It was once considered one of the leading shannonside villages in the region but in recent years Rooskey has been devastated by multiple losses from the closure of its biggest employer and An Bord Pleanala’s subsequent decision to refuse planning for reuse the site, to more recently, the loss of its only hotel and the closure of its only petrol station.
Driving through the village in the late 1990s you were greeted by a bustling community with a thriving business base and a strong sense of self. Over a decade later visitors are greeted by empty business premises, empty houses and an obvious failure of successive Government’s to adequately address the problems impacting on this village.
On May 8, 2002 a major fire destroyed much of the Glanbia Meats pig processing facility in the village with the lost of over 340 jobs. Despite initial hopes that the company would rebuild the facility, they decided against re-investing in the site and instead, simply retained the cannery facility. Although calls were made at the time for support to help secure a replacement industry, no major investment was directed to Rooskey.
Four years later the village was dealt a further blow with the announcement that Glanbia planned to close the remaining cannery with the loss of 85 more jobs. Although the establishment of the Vistamed medical supplies factory has provided a much needed jobs boost over the last 12 years, the village and surrounding area has, despite the very best efforts of the local community to encourage investment, failed to recover from the loss of its biggest employer.
Plans to redevelop the former Glanbia site were dashed in April 2009 when An Bord Pleanala refused planning permission for a Business Park.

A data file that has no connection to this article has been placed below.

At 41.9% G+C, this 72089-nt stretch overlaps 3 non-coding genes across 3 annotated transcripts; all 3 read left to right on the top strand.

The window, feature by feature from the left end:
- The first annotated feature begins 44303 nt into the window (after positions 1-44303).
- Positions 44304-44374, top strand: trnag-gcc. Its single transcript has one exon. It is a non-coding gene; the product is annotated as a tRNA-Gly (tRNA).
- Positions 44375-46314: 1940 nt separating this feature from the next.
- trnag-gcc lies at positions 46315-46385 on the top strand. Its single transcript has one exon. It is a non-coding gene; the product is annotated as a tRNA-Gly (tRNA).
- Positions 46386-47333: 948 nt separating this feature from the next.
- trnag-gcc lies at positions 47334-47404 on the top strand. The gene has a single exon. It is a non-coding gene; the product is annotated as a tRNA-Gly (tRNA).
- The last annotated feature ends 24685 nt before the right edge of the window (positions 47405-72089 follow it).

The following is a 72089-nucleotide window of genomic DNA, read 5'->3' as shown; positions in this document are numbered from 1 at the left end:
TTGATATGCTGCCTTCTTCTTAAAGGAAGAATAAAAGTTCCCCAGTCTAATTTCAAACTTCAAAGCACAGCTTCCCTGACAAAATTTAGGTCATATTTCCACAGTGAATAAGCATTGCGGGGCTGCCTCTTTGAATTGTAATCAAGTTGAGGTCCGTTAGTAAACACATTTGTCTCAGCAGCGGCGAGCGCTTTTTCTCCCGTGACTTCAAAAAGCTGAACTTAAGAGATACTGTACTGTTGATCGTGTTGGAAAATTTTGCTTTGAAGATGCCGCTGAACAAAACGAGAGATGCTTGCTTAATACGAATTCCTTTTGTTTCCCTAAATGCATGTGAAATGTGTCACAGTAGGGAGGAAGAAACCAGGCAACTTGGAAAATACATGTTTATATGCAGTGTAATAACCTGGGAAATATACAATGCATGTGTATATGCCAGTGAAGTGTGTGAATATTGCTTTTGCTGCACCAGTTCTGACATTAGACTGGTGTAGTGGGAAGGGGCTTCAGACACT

The LEAD Partnership had hoped to build 24 apartments , 15 shops, four storage units, 13 offices, 10 industrial units, a crèche, enterprise centre, office building and a 32 berth marina on the site. Although the plans had been approved by Roscommon County Council, they were subsequently appealed and the decision to grant planning was overturned leaving the village centre site empty.
Further adding to the woes of this very proud community, the Shannon Key West Hotel one of last major employers in the village, was forced to close its doors on October 18, last year after the company behind it went into liquidation. The building is now being advertised for sale with a reserve of just €300,000. The local petrol station has also closed its doors in the last year, adding to further jobs losses.
Most recently the village has been dealt another blow with the recent exclusion of it and neighbouring village, Dromod, from the Bus Eireann route to Dublin.
Speaking at the recent Council meeting, local councillor, Sean McGowan described the move as “yet another nail in the coffin for the area and for rural Ireland”.
He said that Rooskey has taken a battering over the past decade.
“All the infrastructure, all the jobs, the services have just disappeared over the last few years and nothing is being done to step in and reverse this,” Cllr McGowan said.
Local residents have continued to fight for their village. In 2010 the Rooskey Development and Social Inclusion Ltd celebrated the opening of a new community centre and the Rooskey Spraoi Festival, established in 2003, has proven popular. The village itself remains a draw for boating traffic but further investment is needed to ensure it can capitalise on passing trade.
The question now is will something be done to save Rooskey, or will yet another Government stand by and watch yet another rural community struggle to survive?